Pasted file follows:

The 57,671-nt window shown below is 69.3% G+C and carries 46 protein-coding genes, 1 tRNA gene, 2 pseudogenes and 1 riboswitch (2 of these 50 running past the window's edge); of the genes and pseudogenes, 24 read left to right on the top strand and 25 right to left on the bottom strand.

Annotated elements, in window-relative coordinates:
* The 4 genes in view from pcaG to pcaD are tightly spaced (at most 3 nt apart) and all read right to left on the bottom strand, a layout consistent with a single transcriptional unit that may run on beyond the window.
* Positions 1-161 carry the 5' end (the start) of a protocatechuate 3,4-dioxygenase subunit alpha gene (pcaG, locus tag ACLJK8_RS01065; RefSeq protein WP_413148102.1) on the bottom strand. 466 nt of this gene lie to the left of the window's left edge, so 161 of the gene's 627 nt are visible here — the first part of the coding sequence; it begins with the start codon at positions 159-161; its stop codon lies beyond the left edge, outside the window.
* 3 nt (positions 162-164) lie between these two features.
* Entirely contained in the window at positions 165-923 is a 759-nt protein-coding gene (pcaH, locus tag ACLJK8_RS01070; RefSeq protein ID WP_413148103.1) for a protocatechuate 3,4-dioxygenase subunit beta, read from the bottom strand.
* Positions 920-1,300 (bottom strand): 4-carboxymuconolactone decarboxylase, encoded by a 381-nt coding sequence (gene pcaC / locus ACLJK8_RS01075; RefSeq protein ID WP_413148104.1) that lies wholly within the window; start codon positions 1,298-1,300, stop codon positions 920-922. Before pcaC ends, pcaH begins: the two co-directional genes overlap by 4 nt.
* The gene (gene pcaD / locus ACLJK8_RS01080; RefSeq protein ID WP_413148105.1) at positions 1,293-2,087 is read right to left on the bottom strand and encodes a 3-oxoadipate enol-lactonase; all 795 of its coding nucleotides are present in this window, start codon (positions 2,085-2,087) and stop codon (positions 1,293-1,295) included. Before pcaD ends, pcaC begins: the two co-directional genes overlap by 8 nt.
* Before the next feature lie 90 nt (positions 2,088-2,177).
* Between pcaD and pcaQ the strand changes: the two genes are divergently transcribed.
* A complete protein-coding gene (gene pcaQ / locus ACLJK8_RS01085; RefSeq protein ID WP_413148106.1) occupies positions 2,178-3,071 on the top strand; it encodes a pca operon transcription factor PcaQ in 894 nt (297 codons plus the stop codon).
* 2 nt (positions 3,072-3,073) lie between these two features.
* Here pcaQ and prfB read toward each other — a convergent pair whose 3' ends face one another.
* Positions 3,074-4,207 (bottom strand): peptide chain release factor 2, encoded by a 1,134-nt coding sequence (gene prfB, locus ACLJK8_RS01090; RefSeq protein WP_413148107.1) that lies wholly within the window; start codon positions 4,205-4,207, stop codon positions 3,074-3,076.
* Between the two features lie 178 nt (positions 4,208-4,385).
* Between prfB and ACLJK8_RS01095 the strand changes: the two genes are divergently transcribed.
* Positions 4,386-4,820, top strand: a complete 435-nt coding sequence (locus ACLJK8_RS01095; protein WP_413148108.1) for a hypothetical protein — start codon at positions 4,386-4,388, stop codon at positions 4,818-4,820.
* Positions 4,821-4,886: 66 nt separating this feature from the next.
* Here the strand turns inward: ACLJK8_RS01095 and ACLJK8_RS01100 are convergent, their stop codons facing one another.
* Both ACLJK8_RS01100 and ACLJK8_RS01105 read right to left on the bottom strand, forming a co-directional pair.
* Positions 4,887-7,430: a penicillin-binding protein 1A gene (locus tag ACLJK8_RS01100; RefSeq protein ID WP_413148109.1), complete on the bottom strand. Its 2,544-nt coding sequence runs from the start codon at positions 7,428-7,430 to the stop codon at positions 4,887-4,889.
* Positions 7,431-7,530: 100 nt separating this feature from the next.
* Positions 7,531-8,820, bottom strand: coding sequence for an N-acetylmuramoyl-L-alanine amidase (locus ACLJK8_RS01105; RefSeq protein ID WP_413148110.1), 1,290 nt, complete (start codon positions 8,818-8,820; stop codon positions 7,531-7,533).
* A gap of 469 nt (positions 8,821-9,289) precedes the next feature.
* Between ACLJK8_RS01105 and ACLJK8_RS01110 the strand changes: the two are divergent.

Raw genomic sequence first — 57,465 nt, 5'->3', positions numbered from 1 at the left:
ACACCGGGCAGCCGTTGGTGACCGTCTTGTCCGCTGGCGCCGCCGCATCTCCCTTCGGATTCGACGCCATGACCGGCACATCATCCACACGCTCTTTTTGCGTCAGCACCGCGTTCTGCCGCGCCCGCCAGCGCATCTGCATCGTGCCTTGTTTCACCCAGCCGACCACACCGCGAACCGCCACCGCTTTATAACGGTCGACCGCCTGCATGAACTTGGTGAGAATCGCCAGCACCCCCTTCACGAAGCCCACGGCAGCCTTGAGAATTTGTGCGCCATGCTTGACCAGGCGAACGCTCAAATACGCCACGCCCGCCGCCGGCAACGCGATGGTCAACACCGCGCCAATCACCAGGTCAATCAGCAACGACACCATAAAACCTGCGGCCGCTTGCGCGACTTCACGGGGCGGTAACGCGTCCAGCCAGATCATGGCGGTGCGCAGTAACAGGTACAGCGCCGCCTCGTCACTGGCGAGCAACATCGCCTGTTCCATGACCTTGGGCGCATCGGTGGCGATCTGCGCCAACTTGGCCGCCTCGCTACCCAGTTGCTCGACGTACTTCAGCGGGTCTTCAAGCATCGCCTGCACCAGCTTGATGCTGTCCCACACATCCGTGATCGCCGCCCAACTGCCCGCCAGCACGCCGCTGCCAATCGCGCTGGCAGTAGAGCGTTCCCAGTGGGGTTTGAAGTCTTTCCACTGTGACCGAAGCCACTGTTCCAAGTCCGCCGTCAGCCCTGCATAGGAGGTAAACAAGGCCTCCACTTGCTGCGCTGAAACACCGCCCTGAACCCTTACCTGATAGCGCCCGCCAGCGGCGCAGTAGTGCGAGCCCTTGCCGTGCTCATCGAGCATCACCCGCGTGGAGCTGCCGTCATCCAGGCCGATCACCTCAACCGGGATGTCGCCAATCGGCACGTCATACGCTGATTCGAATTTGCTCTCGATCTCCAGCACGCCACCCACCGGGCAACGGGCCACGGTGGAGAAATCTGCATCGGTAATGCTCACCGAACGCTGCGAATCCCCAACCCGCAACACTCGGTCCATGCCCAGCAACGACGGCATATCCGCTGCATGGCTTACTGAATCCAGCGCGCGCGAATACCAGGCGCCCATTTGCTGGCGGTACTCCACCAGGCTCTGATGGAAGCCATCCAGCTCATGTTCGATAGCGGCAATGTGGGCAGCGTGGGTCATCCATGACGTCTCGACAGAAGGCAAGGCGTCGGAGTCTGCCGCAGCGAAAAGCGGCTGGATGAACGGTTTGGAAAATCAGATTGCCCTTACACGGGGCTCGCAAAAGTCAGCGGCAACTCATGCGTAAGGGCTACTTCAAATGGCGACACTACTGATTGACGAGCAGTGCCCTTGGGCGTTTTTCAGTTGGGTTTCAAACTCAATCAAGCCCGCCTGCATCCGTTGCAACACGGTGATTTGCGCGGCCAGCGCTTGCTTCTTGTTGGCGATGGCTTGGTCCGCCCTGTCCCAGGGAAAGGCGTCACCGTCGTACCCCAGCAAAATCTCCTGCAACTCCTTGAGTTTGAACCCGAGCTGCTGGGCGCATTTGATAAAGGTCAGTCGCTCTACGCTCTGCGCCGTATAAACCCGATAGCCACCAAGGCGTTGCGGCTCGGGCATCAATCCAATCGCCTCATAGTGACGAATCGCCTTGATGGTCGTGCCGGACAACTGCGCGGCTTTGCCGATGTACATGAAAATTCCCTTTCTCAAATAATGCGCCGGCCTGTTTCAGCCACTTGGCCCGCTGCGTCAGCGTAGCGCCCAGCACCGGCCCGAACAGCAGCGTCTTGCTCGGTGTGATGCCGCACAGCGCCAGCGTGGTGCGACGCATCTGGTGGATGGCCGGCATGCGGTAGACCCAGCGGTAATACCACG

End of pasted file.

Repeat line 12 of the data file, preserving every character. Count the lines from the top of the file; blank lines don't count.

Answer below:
* 2 nt (positions 3,072-3,073) lie between these two features.